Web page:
The “Only one right way” trap

One of the dangers of black and white thinking is that it creates a tendency to believe there is only one right way to do all things in the church. One right musical style, one right mood or tone for worship and preaching, one right process for Lord’s Supper, one right way to preach the gospel and so on. All of us already tend towards the error of presuming our personal favourite way of doing things is the one true way, but this stark way of thinking locks the options down even more. And in that locking down, Spirit inspiration, God’s real will, and biblical guidance gladly get ignored for the sake of protecting what we believe is the one right way and what we are comfortable with. Fear of offending what is right reigns. Black and White, wrong-or-right thinking is strongly for or strongly against things in an almost reactionary way, and does not have much room for middle ground. When this way of thinking is active in a community, there will be a huge fear of wandering off into doing things even slightly differently.

As a creative person who gets bored quickly with the same-old same-old, I admit I can’t really understand this and don’t have much patience for it. So I have to be extra careful, because I know that some people are wired completely the opposite of myself and need a lot of consistency and predictability. But when I think this through, bible in mind, I cannot find evidence that we are called to find the one true way of doing things and then lock into it. To do that is to not be constantly Reforming, as is one of our Reformed tennets or principles. So it baffles me when I encounter such inflexibility.

What this rigid thinking creates is a suspicion of any difference.

I have had some great conversations now with people about the Good Friday service. We have all learned from the experience. One big challenge for people was the eating of the bread and the drinking of the cup immediately upon receiving it. What I believe a person who is not a black and white thinker and who has some emotional and spiritual maturity will do, in such a situation, is notice how it is not the normal way, notice how it is uncomfortable, and then begin to explore within themselves why that is so, asking “What in me is resisting this?” They start with examining the inside of the vessel they are. They don’t start with assuming this thing that is uncomfortable is automatically wrong. They look for what is to be learned. And a community of people doing that while looking to scripture Spirit and God will become a healthy flourishing community bringing glory to God. Some new things will be embraced as enhancing their nearness to God, and others will be discarded as not doing so. From the discussions I see that taking the elements off communion like we did should and will probably not happen again. And if it is it should be clearly explained that it is done that way to reflect the command “Eat it in haste” from Exodus 12:11.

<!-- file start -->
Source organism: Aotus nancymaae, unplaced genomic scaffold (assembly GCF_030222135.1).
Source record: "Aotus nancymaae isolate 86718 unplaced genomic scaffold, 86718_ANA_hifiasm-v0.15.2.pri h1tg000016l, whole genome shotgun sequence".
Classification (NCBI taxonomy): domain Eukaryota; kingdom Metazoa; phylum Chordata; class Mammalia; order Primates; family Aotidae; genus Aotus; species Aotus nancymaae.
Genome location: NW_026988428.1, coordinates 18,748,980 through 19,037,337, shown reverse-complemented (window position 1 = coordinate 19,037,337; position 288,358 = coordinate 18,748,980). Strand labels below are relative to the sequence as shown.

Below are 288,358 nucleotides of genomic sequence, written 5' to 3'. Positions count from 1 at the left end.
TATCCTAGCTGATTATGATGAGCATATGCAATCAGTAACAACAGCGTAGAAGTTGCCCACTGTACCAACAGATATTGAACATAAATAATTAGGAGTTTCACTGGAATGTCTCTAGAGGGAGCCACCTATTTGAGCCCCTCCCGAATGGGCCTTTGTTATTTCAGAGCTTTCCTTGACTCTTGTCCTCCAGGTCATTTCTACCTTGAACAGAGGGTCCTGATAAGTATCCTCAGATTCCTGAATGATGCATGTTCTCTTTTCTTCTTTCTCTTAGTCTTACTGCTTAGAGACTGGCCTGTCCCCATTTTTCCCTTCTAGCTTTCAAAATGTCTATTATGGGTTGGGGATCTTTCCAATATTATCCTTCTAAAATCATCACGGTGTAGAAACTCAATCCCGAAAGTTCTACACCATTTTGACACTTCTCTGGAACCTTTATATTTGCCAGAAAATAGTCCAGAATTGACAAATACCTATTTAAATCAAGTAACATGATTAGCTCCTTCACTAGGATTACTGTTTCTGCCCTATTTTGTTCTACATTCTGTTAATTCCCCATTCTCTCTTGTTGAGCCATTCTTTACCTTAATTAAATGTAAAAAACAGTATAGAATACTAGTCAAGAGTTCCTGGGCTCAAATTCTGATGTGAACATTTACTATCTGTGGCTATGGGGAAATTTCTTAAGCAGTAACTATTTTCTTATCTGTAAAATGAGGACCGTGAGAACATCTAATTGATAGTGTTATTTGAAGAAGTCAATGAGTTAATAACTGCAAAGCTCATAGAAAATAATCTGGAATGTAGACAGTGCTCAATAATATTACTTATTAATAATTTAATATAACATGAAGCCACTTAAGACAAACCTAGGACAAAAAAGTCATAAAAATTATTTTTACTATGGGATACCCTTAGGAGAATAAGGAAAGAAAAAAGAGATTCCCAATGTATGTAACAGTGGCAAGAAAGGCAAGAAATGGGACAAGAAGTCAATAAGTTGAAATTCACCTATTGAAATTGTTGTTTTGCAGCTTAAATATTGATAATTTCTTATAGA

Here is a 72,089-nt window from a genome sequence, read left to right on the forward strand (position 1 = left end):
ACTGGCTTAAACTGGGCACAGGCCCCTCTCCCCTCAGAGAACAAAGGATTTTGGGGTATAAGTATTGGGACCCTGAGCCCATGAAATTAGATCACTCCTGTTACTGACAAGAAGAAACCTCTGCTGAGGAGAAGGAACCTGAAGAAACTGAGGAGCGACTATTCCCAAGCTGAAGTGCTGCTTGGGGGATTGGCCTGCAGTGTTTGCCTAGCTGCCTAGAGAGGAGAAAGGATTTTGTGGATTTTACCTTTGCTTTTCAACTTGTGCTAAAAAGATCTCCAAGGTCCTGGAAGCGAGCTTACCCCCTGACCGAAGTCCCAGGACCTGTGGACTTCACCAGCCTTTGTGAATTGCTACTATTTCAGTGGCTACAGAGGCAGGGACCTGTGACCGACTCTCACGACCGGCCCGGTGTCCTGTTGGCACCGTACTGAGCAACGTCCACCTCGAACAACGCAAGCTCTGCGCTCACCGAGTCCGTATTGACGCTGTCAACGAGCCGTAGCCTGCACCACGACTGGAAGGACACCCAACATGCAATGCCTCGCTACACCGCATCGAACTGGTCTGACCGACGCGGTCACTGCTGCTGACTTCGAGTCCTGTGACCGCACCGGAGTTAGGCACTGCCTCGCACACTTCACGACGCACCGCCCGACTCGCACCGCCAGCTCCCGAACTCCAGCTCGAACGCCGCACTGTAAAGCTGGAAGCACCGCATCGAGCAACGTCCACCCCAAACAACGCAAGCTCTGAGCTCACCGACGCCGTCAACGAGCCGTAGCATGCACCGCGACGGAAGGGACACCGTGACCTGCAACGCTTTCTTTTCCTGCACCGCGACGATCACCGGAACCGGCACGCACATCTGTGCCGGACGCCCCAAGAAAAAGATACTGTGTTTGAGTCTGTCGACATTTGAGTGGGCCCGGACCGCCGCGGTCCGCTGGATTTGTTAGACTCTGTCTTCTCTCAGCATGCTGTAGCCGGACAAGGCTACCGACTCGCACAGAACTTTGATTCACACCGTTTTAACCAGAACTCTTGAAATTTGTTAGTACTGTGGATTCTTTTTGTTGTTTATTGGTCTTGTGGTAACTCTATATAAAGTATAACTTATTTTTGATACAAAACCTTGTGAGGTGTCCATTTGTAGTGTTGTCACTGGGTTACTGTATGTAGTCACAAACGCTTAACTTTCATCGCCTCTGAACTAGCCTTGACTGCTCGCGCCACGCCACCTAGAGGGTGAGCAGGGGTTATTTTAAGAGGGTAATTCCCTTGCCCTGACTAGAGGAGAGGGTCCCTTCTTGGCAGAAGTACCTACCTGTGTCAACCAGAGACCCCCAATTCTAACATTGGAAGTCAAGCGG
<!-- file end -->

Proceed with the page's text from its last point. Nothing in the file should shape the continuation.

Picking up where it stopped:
A community that is trapped in believing there is only one right way, and that to wander from that is to sin and offend God, will lash out at the one who put them in that circumstance of discomfort. They will not be able to get over their anxiety and discomfort and be reflective and learn and grow. They will want it declared “wrong” and put things in place to never wander from it again. And they will completely miss other important meaning in a Good Friday service because they can’t get past that moment of discomfort. That is sad. That thinking creates all kinds of problems in a church and churches. I do not believe it is what God calls us to.

I believe we serve and love an incredibly creative God. We are made in the image of that creative God. So we are creative. We are not all the same. This creative God did not create a black and white world, but a world of a vast array of colour, of variety. This God did not make one elephant, but several types of them. I can imagine this God, shortly after having made maybe a zebra, thinking with delight “What if we made it spotted and then stretched the neck and legs a lot? Let’s see what that would look like!” and we now have the giraffe.

As images and children of that God, I cannot understand how we want to put every part of that creation and our experience of it into black and white categories, into neat little boxes of right and wrong. I am waiting to learn how that is a spiritually healthy thing to do.




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